A Last Will & Testament is Not the Same Thing as a Living Will

By Robert J. Green, Esq.

Estate planning legal matters are already confusing enough, so it certainly does not help to have similar names for related but completely different documents. Let's take some of the mystery out of two similarly named documents now: the Last Will & Testament and the Living Will.

A Last Will & Testament is the document most people think of when they think about estate planning documents. Often a Last Will & Testament is just called a "Will". This is the document you would use to leave instructions regarding what should happen to your possessions and assets when you die (who gets what), as well as who it is that should carry out your wishes (who's in charge). This document is not used at all until you are deceased.

In Idaho, the person you leave in charge of these matters is called a "Personal Representative" and the matters you leave them in charge of are referred to as your "Estate." If you have heard the terms "Executor" or "Executrix" - those are the same thing as a Personal Representative (Idaho's probate law just doesn't use those terms). Once you are deceased, your Personal Representative can take your Last Will & Testament to the county probate judge and get permission to begin the job of carrying out your wishes regarding your estate. This is called "probating the will." If you are hoping to avoid the need for your Personal Representative to have to go through the court system to "probate the will," there are ways to avoid probate court, and you should talk to a competent estate-planning attorney about how to do it the right way.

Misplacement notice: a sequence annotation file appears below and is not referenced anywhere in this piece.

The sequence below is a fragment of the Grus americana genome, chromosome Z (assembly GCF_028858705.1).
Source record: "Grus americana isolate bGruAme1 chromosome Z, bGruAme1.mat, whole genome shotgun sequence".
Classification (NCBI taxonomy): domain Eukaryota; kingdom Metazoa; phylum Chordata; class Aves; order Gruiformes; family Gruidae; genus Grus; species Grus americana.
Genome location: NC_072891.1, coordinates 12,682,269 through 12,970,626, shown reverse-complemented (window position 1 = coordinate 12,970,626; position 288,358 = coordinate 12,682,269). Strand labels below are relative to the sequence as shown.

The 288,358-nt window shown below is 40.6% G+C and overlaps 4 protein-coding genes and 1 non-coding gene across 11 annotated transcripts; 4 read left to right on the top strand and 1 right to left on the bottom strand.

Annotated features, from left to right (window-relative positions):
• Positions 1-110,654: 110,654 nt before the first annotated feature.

Your Last Will & Testament is also where you appoint a legal guardian for your minor child in case both of the child's parents are deceased. Doing so guides the court system and the family regarding your wishes. For parents of young children, this may be the single most important part of a Last Will & Testament.

So, what is different about a Living Will? In a word: everything. A Living Will is used while you are still alive (hence the name). A Living Will has a very narrow set of circumstances to which it applies. Specifically, a Living Will is a document used to state what medical treatments you do or do not want administered to you if you are terminally ill and your death is imminent, or you are in what is called a "persistent vegetative state" In very basic/non-medical terms, this means that your body is alive, but your brain is not functioning. (Speak to your physician for a much better understanding of this condition).

If you are under one of these circumstances, a Living Will determines whether you will receive CPR, artificial or natural hydration and nutrition (intravenous for example), mechanical ventilation of the lungs, and any other procedure used by medical professionals. A Living Will can work in connection with another document, called a Physician's Order for Scope of Treatment (POST) regarding all of these options to have or not have such medical treatments under these circumstances. A POST document is obtained from your doctor's office and is a document you will fill out along with your doctor after discussing these matters. In Idaho you can have both a POST and a Living Will.

Despite their similar names, a Last Will & Testament and a Living Will are very different legal documents. Perhaps the most important thing to understand is that these are only two documents among about five to ten legal documents that virtually every adult should have in place.

If you do not have any legal documents in place, or are unsure whether you have everything you need, talk to a good estate-planning attorney. Some law firms, such as my own, will offer you a free consultation to come discuss these topics and even review any of your existing documents to be sure they will accomplish your desired outcomes. Why not to take advantage of such free guidance?  

This has been presented as general information and not as legal advice. Do not engage in legal decision-making without the advice of a competent attorney after discussion of your specific circumstances.